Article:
Since being installed in 2016, Gina — which is part of an effort by the LA Superior Court to reduce the backlog of cases — has had more than 200,000 interactions a year, and has reduced traffic court wait times dramatically.

One Step Closer to PreCrime

AI’s predictive algorithms can be used by police departments to strategize about where to send patrols, and facial recognition systems can be used to help identify suspects.

Combined, these approaches sound eerily similar to the Philip K. Dick short story, “The Minority Report,” which became the basis of the Steven Spielberg-directed film Minority Report, in which the police department’s PreCrime unit apprehends criminals based on foreknowledge of criminal activity.

“Courts currently are using AI algorithms to determine the defendant’s ‘risk,’ which can range from the probability that the defendant will commit another crime to whether or not they will appear for their next court date for bail, sentencing and parole decisions,” explained technology inventor/consultant Lon Safko.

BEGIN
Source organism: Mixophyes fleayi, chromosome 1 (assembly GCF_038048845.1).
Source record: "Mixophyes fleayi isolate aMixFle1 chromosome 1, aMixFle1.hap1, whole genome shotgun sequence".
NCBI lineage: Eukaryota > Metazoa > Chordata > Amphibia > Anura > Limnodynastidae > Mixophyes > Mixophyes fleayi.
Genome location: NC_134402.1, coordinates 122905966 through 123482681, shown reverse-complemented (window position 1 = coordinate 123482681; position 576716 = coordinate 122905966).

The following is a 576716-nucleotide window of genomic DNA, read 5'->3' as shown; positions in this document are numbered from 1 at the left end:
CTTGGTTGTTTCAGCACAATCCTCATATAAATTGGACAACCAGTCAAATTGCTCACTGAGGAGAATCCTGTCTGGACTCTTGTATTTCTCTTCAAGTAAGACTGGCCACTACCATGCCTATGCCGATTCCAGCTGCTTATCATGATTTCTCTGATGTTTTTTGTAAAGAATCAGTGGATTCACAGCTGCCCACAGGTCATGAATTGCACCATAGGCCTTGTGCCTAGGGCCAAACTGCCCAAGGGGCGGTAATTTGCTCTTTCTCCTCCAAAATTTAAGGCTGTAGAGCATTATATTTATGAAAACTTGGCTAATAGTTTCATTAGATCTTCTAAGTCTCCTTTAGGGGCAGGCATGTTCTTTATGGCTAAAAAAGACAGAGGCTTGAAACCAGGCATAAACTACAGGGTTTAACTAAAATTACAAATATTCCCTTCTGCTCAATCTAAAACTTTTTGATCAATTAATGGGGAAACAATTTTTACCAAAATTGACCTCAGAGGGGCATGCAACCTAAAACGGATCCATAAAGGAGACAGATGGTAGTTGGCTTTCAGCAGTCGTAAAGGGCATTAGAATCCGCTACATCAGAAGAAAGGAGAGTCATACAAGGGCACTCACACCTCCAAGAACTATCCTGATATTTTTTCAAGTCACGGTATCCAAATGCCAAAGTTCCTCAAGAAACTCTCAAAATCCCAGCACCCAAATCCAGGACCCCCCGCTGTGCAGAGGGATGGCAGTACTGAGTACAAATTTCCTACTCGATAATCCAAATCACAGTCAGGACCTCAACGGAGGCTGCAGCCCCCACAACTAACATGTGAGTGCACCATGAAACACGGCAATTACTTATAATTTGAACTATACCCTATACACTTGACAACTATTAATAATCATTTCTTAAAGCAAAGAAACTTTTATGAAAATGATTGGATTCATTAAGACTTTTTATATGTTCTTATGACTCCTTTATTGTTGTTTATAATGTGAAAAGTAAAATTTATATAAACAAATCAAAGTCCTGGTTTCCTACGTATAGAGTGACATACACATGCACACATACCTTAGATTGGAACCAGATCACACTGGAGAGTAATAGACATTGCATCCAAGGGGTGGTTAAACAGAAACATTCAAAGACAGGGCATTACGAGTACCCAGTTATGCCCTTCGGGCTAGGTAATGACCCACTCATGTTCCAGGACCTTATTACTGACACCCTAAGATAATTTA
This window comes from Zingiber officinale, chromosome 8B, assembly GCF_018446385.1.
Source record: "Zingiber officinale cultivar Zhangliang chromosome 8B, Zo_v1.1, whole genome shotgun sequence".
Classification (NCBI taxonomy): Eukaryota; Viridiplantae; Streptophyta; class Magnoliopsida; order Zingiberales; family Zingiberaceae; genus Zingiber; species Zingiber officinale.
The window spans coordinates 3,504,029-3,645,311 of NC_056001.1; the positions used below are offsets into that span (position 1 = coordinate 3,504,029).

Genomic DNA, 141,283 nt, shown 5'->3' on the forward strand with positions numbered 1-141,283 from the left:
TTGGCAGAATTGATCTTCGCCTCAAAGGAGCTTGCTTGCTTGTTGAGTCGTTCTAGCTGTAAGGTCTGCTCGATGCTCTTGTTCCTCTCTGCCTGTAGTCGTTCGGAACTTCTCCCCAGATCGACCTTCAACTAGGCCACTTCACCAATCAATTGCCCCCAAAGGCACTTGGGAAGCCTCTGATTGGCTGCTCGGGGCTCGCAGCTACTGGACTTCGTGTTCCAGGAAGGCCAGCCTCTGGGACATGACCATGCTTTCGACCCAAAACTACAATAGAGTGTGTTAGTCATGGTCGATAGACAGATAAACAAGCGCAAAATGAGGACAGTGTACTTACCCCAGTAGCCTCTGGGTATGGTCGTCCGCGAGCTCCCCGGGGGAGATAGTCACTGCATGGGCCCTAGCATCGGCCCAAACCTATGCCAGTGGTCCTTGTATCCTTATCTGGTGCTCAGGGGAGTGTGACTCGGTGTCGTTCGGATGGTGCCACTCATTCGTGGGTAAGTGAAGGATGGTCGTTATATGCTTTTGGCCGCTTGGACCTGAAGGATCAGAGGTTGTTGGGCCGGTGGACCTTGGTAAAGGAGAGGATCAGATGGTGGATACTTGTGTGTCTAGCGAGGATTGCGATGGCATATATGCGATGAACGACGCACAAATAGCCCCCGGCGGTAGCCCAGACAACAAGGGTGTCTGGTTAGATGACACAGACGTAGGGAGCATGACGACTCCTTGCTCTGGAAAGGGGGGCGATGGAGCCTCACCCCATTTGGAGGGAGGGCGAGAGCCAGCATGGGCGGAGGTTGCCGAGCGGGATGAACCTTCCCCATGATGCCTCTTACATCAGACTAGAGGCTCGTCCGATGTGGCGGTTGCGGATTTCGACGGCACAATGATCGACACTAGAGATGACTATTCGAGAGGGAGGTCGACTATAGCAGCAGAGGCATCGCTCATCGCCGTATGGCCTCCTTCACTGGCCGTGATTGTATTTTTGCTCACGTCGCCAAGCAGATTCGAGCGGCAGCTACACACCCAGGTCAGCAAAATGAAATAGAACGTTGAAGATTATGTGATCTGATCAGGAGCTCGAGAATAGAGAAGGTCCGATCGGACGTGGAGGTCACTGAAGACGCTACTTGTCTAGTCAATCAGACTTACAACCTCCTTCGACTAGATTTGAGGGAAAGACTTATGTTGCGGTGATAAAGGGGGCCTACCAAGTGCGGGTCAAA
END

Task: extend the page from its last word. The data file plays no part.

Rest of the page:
Often AI can be wrong — not only in determining where officers should patrol, but also in recommending how criminals should be sentenced. Here is where the Correctional Offender Management Profiling for Alternative Sanctions comes into play. It compares defendant answers to questions as well as personal factors against a nationwide data group and assigns a score, which is used to determine sentencing.

“Recently in Wisconsin, a defendant was found guilty for his participation in a drive-by shooting,” Safko told TechNewsWorld.